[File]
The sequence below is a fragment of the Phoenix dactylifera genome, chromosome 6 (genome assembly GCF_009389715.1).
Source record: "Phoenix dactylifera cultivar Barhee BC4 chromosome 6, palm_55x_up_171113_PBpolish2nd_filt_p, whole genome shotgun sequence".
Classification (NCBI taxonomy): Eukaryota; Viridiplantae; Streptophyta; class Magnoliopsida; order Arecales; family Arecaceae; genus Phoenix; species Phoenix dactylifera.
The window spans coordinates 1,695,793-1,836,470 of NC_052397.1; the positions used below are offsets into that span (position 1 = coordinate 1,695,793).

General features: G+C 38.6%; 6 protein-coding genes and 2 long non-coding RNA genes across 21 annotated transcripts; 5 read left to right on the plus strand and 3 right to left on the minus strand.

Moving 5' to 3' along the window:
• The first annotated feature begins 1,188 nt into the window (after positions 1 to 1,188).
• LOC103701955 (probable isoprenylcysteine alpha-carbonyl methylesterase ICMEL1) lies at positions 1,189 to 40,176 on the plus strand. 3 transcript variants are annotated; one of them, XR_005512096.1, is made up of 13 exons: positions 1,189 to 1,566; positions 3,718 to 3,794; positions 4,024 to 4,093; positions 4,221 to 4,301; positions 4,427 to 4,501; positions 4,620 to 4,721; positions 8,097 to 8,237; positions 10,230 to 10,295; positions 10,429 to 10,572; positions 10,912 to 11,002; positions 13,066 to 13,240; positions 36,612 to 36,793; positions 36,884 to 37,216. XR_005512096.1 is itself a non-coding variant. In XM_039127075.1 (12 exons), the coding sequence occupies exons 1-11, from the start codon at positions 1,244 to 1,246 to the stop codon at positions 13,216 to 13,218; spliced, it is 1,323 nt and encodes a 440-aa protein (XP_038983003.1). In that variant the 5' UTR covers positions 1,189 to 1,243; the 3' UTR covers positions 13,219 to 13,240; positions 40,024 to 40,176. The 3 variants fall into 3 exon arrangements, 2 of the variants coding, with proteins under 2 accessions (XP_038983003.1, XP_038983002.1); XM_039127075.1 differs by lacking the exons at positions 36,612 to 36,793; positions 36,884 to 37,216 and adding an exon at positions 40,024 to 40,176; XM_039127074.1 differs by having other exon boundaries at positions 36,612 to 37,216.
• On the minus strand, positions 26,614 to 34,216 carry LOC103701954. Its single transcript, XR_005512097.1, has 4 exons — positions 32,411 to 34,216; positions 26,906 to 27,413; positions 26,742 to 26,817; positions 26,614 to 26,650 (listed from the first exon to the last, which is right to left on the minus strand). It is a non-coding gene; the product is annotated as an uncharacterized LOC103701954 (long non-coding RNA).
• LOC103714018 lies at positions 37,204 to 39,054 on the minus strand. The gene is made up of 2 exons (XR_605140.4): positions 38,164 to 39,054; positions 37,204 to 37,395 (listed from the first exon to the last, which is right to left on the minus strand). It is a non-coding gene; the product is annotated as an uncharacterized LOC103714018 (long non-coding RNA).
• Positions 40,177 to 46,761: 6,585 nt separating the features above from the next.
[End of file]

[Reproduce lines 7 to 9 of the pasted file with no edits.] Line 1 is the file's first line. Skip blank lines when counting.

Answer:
• The first annotated feature begins 1,188 nt into the window (after positions 1 to 1,188).
• LOC103701955 (probable isoprenylcysteine alpha-carbonyl methylesterase ICMEL1) lies at positions 1,189 to 40,176 on the plus strand. 3 transcript variants are annotated; one of them, XR_005512096.1, is made up of 13 exons: positions 1,189 to 1,566; positions 3,718 to 3,794; positions 4,024 to 4,093; positions 4,221 to 4,301; positions 4,427 to 4,501; positions 4,620 to 4,721; positions 8,097 to 8,237; positions 10,230 to 10,295; positions 10,429 to 10,572; positions 10,912 to 11,002; positions 13,066 to 13,240; positions 36,612 to 36,793; positions 36,884 to 37,216. XR_005512096.1 is itself a non-coding variant. In XM_039127075.1 (12 exons), the coding sequence occupies exons 1-11, from the start codon at positions 1,244 to 1,246 to the stop codon at positions 13,216 to 13,218; spliced, it is 1,323 nt and encodes a 440-aa protein (XP_038983003.1). In that variant the 5' UTR covers positions 1,189 to 1,243; the 3' UTR covers positions 13,219 to 13,240; positions 40,024 to 40,176. The 3 variants fall into 3 exon arrangements, 2 of the variants coding, with proteins under 2 accessions (XP_038983003.1, XP_038983002.1); XM_039127075.1 differs by lacking the exons at positions 36,612 to 36,793; positions 36,884 to 37,216 and adding an exon at positions 40,024 to 40,176; XM_039127074.1 differs by having other exon boundaries at positions 36,612 to 37,216.
• On the minus strand, positions 26,614 to 34,216 carry LOC103701954. Its single transcript, XR_005512097.1, has 4 exons — positions 32,411 to 34,216; positions 26,906 to 27,413; positions 26,742 to 26,817; positions 26,614 to 26,650 (listed from the first exon to the last, which is right to left on the minus strand). It is a non-coding gene; the product is annotated as an uncharacterized LOC103701954 (long non-coding RNA).